You’re not comfortable discussing your sexuality in the media. Why is that?

I feel that in Los Angeles – in the industry – people can sometimes get caught up in the personal lives of actors. You can see it on a large scale with Brad Pitt and Angelina Jolie. It becomes an ordeal to me. People want to make such a big deal about what people are doing in their personal lives. I’m still a young actor and there’s still a lot of work that I want to do. I don’t feel that people have seen me play enough characters. I think that if people feel too invested in my personal life they’ll lose sight of my capacity to grow and surprise them with new roles.

You’ve played quite a few gay roles in your career. Does it worry you that you’ll be typecast?

I have done a few non-gay roles but the larger profile things have been gay related. Noah’s role led to Boy Culture which led to Another Gay Movie. It was all a domino effect. There are also not a lot of black actors comfortable playing these roles. There is a concern that if people see you playing one thing they assume you can’t do anything else.

Have you actually experienced that?

Yeah, I went in for a sitcom a couple of months ago and it wasn’t a gay role and the casting woman said that she had no idea that I could do that. She though that I was effeminate like Noah. She told me that, “I assumed you were that guy and that’s why I haven’t called you for anything else.”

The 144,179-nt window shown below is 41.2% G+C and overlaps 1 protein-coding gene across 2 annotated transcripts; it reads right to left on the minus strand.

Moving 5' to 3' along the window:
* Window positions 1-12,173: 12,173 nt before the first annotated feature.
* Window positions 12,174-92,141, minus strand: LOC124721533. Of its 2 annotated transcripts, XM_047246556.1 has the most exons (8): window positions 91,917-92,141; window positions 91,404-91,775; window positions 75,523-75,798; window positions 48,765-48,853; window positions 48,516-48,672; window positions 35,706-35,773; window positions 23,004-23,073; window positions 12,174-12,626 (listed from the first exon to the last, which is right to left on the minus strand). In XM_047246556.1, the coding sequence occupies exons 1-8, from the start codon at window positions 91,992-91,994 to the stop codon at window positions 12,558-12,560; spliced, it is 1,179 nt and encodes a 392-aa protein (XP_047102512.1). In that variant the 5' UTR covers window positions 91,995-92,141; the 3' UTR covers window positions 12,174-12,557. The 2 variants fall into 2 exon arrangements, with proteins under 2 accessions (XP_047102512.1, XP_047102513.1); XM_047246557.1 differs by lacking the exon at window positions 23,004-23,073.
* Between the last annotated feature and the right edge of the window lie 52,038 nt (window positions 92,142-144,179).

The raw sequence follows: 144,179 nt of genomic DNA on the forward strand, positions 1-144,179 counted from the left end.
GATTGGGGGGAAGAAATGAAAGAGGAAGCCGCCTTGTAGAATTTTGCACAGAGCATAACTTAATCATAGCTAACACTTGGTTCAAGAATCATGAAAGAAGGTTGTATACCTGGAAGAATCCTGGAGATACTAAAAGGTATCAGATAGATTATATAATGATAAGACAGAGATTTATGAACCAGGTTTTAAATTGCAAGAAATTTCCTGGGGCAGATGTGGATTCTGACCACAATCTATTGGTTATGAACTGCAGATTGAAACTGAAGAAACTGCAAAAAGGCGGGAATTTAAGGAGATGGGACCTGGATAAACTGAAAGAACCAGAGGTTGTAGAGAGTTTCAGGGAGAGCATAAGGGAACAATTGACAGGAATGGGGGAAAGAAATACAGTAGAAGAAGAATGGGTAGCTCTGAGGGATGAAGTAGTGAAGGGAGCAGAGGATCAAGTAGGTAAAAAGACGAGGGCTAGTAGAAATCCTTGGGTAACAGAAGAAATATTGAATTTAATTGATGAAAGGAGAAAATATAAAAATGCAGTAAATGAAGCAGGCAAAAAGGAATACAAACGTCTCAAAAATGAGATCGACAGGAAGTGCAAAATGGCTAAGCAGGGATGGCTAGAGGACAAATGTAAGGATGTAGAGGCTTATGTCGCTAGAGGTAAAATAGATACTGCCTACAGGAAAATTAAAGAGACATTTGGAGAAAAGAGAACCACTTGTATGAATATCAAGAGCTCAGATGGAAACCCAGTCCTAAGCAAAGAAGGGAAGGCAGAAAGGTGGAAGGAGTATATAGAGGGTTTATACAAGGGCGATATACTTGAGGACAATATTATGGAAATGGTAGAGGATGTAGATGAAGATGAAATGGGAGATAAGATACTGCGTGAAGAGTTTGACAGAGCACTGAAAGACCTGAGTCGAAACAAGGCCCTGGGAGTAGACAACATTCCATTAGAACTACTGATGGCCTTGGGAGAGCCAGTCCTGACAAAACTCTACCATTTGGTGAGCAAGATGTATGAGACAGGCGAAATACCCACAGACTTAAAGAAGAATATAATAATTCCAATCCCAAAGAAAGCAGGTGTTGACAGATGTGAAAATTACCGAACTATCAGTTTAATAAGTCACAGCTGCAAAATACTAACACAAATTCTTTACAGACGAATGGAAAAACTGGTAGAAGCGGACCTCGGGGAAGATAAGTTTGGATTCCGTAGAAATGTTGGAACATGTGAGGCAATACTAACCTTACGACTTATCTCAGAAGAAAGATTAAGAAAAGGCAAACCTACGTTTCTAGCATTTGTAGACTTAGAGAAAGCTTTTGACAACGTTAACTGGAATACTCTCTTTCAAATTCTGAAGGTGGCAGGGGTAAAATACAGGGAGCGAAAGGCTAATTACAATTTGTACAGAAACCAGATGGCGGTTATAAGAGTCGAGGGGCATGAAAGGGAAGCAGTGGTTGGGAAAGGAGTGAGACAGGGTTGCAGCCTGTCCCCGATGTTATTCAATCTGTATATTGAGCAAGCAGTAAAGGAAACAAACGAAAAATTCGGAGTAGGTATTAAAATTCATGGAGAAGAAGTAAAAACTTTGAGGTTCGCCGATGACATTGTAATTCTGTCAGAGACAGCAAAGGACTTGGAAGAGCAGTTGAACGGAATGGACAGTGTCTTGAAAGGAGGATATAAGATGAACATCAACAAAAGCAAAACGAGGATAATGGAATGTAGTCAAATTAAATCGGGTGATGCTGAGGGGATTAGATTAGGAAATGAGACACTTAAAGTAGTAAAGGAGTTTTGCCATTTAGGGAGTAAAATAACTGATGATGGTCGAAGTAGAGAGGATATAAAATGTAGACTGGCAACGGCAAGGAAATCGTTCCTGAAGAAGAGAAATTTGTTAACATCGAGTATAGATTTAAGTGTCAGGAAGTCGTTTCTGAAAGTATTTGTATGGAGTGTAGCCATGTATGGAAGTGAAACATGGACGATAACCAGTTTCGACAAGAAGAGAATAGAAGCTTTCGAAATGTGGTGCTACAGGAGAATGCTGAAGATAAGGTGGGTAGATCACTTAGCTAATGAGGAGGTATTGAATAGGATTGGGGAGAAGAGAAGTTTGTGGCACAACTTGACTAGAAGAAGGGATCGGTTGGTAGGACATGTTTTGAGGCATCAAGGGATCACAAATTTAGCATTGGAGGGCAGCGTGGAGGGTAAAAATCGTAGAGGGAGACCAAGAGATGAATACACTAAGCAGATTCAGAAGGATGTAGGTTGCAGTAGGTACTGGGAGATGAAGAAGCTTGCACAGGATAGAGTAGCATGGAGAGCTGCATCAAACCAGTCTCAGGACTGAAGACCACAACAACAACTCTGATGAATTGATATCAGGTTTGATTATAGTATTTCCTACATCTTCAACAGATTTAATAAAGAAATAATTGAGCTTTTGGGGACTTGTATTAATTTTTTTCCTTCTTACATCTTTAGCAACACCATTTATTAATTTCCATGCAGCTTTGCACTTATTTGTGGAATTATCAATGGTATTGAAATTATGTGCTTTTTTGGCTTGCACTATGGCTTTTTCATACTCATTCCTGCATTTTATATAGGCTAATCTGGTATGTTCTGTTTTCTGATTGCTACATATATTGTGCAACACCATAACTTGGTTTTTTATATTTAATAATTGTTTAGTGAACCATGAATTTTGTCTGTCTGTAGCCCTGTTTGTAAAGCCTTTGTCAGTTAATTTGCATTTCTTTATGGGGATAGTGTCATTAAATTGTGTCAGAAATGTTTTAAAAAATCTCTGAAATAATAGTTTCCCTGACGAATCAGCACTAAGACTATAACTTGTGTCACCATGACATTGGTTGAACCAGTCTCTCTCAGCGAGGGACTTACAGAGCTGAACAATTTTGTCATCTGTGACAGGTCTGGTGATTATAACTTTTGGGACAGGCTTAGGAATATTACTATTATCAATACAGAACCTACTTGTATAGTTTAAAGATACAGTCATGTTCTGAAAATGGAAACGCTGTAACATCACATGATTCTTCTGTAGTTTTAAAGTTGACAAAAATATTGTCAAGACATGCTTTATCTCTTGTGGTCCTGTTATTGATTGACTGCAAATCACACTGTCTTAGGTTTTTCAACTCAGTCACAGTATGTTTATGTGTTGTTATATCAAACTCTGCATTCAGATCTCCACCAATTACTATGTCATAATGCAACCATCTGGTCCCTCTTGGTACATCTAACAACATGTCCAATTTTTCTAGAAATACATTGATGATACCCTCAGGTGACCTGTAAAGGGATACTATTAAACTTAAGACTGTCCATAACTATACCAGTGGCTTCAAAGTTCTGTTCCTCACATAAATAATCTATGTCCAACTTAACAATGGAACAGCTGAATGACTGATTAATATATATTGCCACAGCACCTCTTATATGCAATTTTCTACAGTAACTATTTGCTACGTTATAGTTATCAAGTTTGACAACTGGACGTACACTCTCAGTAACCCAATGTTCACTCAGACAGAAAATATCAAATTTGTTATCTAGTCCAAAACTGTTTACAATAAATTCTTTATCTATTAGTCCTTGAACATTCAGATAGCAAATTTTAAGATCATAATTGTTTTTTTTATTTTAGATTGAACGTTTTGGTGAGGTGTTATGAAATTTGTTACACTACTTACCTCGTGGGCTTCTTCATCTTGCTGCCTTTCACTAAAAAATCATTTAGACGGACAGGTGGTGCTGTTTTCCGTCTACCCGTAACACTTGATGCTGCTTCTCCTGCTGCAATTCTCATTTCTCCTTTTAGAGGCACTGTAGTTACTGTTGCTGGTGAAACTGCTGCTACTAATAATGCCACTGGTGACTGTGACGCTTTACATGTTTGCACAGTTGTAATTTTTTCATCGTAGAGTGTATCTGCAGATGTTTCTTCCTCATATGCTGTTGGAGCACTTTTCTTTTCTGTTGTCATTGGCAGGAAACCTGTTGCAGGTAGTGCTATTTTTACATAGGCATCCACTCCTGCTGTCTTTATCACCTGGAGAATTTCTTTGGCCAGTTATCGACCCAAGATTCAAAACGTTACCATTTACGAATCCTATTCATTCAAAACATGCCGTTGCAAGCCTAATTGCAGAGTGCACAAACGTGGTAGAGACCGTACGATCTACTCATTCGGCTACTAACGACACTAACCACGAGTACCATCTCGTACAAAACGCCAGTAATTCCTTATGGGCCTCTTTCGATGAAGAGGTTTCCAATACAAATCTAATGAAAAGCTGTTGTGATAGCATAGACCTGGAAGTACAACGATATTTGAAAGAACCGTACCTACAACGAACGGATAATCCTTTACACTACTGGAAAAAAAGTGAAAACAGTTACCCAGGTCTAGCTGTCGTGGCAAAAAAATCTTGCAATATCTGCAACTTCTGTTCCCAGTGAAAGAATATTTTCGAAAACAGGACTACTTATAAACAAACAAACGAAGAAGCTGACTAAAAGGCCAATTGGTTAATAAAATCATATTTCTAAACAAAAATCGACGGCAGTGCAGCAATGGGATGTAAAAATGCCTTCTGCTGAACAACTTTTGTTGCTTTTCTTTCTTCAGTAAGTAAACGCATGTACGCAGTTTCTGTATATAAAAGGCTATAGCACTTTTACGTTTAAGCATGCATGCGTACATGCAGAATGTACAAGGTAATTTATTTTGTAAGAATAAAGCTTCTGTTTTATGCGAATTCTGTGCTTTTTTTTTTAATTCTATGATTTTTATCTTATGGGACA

So are gay roles out for you then?

I have actually put a moratorium on gay roles for the time being, yes…

“For the most part gay actors don’t play gay roles – that’s just how it goes…”

How do you feel about the recent spate of actors and celebs coming out?

It’s great. Although they already have careers in place – I’m talking about TR Knight from Grey’s Anatomy and Neil Patrick Harris. In a lot of way it’s opening people’s eyes to the fact that gay actors can play straight characters. When Neil came out – and I know Neil – I was impressed because he was playing this womanising character on this big show. It was a bold step on his part. It will hopefully lead to other actors feeling like that they come out if they want to. But it’s not necessarily right for every actor…

Hopefully their coming out will make a difference…

You know, we [the actors] won’t discuss our sexuality on Noah’s Arc. A good half of the cast are strapping actors playing characters that are nothing like themselves… Actors can play roles. That’s what they do. At the same time you want actors to feel comfortable being themselves in the press – why should they lie – but the industry has not shown that it is ready to embrace those actors. And that’s largely based on the public. It remains to be seen how the public responds to these actors coming out.

So do agents actually sit down and pressure actors not to come out?

Actors and agents are extremely vocal that gay actors should not discuss their sexuality. It’s very well known that managers and agents don’t want them to do that. And when an actor plays a gay part their publicists are the first to put them on a magazine cover to talk about how brave they are in being a straight actor playing a gay role. Those kinds of things are very much part of the machine. For the most part gay actors don’t play gay roles – that’s just how it goes. It’s safer for straight actors – like Heath Ledger and Jake Gyllenhaal. But ultimately it’s good in a way because it still helps the public at large get comfortable with gay characters.

With an all black cast, Noah’s Arc has been called revolutionary. Do you agree?

It’s hard for me to be objective on how the show is impacting the culture outside of it